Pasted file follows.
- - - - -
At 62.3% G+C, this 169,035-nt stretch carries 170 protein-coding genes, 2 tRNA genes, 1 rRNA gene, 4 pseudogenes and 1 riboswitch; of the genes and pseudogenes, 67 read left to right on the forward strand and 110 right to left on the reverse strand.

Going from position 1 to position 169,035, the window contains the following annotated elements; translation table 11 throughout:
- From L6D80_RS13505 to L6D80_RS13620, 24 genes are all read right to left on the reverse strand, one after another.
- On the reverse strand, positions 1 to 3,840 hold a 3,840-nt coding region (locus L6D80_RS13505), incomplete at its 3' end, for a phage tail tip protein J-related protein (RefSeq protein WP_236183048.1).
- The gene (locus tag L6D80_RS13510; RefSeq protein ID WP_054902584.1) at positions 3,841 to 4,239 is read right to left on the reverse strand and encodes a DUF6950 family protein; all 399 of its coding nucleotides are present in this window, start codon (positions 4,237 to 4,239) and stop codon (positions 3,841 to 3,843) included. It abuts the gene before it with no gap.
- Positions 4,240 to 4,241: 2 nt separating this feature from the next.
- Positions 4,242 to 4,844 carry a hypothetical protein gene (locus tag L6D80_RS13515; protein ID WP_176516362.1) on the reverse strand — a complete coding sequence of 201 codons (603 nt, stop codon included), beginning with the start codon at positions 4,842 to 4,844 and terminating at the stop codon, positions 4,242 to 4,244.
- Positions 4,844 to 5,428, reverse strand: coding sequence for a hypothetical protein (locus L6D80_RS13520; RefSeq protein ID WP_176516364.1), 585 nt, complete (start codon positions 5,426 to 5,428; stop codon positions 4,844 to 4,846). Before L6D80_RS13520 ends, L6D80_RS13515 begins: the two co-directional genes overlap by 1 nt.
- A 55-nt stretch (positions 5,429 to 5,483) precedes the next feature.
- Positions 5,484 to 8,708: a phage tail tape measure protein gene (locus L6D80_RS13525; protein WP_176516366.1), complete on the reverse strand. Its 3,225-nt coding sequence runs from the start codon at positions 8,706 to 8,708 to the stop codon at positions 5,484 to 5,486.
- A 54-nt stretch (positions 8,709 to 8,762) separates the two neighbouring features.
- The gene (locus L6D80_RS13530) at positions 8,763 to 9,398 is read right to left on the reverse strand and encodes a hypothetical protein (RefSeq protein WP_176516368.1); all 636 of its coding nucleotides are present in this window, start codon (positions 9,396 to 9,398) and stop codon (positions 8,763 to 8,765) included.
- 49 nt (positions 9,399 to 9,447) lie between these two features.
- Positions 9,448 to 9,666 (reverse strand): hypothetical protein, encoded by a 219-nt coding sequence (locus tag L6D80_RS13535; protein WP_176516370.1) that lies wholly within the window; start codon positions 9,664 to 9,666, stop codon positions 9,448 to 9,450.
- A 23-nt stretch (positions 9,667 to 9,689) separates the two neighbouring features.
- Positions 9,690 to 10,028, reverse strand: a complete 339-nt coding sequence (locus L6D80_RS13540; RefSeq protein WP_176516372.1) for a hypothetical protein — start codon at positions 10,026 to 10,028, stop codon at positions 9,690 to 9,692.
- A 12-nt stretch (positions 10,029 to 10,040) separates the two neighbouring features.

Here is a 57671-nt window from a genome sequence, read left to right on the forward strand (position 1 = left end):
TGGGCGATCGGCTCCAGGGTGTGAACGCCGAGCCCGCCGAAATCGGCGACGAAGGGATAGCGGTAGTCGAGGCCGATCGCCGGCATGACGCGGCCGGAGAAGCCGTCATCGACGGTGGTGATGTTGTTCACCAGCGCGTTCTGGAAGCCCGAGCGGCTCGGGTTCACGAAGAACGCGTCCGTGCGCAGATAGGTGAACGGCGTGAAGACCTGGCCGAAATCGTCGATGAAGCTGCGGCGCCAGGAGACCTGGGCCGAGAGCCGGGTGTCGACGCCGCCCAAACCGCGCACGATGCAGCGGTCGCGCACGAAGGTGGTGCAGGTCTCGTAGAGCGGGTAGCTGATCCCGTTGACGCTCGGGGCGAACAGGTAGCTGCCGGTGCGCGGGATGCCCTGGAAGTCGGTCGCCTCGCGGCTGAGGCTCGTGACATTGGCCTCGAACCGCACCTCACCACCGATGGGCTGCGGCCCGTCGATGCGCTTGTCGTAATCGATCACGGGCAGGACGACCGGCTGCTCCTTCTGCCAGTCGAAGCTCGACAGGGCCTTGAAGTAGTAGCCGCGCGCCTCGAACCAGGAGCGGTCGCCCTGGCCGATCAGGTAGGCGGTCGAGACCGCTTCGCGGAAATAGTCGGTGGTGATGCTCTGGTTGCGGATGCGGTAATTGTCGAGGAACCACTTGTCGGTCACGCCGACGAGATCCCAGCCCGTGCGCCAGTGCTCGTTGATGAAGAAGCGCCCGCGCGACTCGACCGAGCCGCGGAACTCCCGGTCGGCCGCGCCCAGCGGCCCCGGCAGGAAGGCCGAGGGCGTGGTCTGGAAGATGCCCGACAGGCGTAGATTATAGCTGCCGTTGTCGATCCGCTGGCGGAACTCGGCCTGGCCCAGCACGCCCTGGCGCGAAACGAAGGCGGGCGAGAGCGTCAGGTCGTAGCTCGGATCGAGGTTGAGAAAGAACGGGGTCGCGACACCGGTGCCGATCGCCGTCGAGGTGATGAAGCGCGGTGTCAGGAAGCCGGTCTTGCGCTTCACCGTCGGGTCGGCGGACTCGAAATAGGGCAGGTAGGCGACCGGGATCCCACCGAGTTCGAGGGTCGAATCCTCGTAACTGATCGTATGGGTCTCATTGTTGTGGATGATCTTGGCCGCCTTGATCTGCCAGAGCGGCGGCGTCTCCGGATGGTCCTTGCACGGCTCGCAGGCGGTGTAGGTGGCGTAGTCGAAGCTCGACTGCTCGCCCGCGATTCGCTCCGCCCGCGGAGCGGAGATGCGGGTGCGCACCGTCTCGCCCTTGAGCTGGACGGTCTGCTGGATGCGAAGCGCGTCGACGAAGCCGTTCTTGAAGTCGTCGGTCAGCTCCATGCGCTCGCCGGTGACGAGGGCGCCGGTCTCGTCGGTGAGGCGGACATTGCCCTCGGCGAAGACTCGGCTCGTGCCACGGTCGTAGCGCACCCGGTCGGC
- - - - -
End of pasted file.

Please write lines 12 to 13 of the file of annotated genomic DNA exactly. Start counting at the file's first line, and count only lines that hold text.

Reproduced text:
- The gene (locus L6D80_RS13530) at positions 8,763 to 9,398 is read right to left on the reverse strand and encodes a hypothetical protein (RefSeq protein WP_176516368.1); all 636 of its coding nucleotides are present in this window, start codon (positions 9,396 to 9,398) and stop codon (positions 8,763 to 8,765) included.
- 49 nt (positions 9,399 to 9,447) lie between these two features.